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As one of the most famous muscle car brands in American history, the Mustang brings a sense of power, speed, and aggression to the road. Having endured years of changing consumer demands and the rising and falling of the economy, the Mustang continues to impress to this day. Behind every great muscle car, though, is a hard-working individual who developed the idea in the first place. Let’s take a look at the life of Lee Iacocca, the man behind the Mustang.
Classic Mustang fans come from a lot of different directions. There are those who presently own a Mustang or multiple Mustangs, but there are also people who remember back to a time when they owned one of these classic cars.
And then there is another group that has always wanted to own a Mustang without ever having had the right opportunity to acquire one.
There’s one thing that all three of these groups have in common: All of these people are probably interested in the possibility of purchasing a Mustang whether it is to add to a collection or start one.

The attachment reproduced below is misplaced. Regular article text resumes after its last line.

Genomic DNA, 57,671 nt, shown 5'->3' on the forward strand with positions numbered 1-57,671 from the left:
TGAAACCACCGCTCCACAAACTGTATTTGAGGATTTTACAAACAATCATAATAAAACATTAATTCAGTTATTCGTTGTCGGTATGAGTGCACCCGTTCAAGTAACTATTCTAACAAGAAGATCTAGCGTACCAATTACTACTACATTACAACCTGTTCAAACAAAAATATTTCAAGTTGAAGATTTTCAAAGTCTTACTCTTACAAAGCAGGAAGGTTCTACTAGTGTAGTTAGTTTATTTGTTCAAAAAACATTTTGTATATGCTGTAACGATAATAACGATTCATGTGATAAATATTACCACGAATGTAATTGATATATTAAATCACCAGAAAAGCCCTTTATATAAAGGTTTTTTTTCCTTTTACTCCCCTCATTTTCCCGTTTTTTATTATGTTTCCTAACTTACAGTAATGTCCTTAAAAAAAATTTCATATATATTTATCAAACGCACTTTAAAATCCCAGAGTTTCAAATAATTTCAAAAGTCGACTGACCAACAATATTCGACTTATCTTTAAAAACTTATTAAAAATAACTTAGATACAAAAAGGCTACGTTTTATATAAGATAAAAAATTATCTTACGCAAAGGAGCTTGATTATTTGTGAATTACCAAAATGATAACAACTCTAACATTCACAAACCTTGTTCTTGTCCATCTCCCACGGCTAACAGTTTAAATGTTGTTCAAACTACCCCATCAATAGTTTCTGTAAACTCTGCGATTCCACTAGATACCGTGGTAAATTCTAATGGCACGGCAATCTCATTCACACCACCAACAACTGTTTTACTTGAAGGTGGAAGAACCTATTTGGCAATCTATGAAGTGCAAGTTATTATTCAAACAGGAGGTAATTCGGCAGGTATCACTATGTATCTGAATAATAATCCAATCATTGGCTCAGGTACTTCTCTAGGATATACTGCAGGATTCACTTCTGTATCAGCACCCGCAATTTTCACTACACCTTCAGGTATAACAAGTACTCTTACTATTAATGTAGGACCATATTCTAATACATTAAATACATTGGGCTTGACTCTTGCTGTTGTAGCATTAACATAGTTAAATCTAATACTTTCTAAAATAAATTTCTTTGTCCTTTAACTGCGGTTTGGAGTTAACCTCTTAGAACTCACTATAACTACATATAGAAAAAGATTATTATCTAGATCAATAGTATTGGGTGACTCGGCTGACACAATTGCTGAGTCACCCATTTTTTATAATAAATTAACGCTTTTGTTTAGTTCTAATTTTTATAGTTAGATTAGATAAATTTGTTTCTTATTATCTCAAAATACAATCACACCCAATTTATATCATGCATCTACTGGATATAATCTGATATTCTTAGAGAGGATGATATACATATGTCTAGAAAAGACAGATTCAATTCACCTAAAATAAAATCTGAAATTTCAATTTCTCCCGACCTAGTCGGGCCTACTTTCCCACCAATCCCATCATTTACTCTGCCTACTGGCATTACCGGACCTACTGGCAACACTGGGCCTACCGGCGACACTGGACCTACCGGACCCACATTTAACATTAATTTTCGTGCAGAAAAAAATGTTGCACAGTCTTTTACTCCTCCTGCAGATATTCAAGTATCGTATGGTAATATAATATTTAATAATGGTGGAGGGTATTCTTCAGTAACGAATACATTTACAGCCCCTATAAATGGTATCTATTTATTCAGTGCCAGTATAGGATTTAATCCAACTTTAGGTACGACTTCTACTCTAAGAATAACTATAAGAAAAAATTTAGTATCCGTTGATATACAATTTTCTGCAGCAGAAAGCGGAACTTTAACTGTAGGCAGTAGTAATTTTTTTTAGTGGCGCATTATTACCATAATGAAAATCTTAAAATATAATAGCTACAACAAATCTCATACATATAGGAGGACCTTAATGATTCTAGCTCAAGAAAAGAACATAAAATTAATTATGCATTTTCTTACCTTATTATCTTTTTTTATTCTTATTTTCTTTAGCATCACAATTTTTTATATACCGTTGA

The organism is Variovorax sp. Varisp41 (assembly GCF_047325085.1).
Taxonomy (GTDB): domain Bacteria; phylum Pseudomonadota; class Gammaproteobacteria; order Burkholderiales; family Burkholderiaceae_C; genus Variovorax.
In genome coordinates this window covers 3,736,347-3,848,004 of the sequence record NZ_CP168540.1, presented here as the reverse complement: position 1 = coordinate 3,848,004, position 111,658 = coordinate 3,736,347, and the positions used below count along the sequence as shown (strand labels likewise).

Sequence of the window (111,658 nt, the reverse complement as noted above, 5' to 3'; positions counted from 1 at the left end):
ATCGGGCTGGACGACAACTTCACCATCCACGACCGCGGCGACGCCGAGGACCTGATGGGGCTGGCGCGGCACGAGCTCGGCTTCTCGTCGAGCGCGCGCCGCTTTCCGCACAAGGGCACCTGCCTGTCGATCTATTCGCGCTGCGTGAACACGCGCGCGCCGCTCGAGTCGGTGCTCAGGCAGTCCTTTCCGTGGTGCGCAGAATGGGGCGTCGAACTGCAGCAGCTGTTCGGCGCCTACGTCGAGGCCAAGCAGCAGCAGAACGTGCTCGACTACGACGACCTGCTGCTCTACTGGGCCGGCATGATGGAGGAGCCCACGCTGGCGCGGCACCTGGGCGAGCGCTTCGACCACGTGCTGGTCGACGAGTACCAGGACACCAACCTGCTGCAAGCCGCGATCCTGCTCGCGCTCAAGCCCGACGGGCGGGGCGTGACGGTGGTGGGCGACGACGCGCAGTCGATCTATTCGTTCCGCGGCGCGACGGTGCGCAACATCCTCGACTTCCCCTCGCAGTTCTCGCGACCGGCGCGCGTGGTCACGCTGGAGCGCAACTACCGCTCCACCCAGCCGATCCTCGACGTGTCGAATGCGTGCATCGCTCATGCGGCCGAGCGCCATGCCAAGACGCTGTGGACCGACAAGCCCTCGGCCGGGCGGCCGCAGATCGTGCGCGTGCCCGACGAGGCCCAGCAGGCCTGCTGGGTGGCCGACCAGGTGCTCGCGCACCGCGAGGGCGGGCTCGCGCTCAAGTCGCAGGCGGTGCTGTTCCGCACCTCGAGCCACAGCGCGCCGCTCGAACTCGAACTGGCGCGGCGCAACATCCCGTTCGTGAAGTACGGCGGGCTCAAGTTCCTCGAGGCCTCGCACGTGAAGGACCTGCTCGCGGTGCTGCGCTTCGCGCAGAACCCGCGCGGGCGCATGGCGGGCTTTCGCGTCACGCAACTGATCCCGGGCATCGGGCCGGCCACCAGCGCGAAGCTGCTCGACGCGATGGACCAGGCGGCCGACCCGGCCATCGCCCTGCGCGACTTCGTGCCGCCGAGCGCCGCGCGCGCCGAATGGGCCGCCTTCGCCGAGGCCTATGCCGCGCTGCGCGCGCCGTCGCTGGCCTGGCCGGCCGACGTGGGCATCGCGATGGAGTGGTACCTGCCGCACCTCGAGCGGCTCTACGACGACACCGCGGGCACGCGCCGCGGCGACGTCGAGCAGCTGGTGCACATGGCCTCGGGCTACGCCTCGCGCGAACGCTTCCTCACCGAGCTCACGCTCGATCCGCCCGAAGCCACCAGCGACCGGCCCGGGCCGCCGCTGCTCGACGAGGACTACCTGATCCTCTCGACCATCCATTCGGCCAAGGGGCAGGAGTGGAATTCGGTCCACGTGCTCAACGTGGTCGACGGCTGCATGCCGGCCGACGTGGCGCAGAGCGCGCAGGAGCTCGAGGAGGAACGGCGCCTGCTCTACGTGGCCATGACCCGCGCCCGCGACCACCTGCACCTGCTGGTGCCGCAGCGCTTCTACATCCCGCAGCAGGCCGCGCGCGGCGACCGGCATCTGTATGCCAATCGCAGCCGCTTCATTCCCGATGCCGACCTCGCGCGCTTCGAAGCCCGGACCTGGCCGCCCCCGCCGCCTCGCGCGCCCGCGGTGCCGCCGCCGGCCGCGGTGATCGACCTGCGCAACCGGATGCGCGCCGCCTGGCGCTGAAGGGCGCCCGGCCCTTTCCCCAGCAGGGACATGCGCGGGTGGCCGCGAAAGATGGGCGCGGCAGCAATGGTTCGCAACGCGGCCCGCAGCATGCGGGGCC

The Ford Mustang has been around for a long time, and when a model has a very long life it is invariably going to go through a series of facelifts to reflect the changing times. Up to now there have been five different generations of the Mustang, and given the ongoing popularity of the car there will probably be more generations to follow.
In this post we are going to take a look at the second generation that gave us the vehicle known as the Mustang II.
There are few if any American cars that are more beloved than the Ford Mustang. The influence that this iconic vehicle has had on the automotive industry cannot be overstated, and its staying power tells you a lot about just how deeply this car has become embedded in the public consciousness.
The Ford Mustang made its debut as a commercially available vehicle in April of 1964, with the car being dubbed a “1964 1/2.” Now here we are late in 2011 and you still seem to see Mustangs on the road everywhere you turn. These cars are still as relevant as it gets and this is quite an accomplishment when you consider the legions of “Johnny-come-lately’s” that have come and gone since the middle of the 1960s.